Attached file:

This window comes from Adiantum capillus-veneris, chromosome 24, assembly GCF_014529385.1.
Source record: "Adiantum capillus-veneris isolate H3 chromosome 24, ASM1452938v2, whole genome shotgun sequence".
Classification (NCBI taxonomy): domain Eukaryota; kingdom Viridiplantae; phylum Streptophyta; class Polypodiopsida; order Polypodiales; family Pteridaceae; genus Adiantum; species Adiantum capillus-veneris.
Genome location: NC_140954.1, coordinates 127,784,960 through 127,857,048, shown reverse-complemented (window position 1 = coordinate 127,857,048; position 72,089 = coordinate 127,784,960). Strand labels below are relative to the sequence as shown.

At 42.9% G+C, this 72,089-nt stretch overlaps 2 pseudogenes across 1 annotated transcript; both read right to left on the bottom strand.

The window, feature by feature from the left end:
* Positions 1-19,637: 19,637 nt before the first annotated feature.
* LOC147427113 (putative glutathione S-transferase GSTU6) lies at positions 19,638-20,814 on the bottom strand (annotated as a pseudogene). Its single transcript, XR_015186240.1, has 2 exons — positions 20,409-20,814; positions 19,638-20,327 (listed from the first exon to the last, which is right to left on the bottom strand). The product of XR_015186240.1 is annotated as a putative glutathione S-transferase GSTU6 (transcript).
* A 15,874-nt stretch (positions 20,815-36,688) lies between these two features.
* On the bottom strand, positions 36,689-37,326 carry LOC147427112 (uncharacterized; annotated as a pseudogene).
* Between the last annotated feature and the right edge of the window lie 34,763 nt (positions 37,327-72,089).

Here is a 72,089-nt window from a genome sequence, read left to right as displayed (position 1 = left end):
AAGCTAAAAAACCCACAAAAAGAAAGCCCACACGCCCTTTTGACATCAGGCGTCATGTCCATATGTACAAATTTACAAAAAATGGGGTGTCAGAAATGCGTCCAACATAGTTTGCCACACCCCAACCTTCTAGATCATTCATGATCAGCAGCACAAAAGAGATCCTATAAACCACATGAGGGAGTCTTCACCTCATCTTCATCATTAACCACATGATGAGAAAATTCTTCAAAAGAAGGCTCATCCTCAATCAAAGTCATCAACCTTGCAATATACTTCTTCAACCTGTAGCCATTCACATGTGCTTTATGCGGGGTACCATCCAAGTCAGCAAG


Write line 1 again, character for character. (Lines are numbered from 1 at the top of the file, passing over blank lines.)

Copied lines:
This window comes from Adiantum capillus-veneris, chromosome 24, assembly GCF_014529385.1.